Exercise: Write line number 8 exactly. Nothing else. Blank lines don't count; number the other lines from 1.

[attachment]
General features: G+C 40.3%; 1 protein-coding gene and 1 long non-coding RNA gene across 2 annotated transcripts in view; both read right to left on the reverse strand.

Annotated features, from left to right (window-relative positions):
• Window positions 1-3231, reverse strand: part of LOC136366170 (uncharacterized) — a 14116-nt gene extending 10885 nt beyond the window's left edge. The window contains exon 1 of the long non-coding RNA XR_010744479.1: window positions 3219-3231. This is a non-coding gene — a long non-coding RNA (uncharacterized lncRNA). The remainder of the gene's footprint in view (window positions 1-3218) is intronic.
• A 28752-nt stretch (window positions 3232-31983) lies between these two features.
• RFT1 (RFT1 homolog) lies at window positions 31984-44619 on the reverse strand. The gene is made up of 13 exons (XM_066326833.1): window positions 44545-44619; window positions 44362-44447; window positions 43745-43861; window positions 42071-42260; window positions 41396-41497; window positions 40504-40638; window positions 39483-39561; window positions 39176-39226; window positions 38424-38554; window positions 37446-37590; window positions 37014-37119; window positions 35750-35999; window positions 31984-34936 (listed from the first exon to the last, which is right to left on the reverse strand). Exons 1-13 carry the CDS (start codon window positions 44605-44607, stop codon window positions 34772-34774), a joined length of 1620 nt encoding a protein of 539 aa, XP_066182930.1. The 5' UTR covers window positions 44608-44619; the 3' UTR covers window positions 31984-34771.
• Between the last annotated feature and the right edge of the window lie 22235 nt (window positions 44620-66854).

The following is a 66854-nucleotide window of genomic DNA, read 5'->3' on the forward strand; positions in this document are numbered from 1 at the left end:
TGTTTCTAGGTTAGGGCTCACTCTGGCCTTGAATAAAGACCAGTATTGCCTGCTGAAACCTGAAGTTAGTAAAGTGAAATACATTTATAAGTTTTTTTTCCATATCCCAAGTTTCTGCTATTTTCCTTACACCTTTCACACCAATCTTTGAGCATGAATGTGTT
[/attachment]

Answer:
TGTTTCTAGGTTAGGGCTCACTCTGGCCTTGAATAAAGACCAGTATTGCCTGCTGAAACCTGAAGTTAGTAAAGTGAAATACATTTATAAGTTTTTTTTCCATATCCCAAGTTTCTGCTATTTTCCTTACACCTTTCACACCAATCTTTGAGCATGAATGTGTT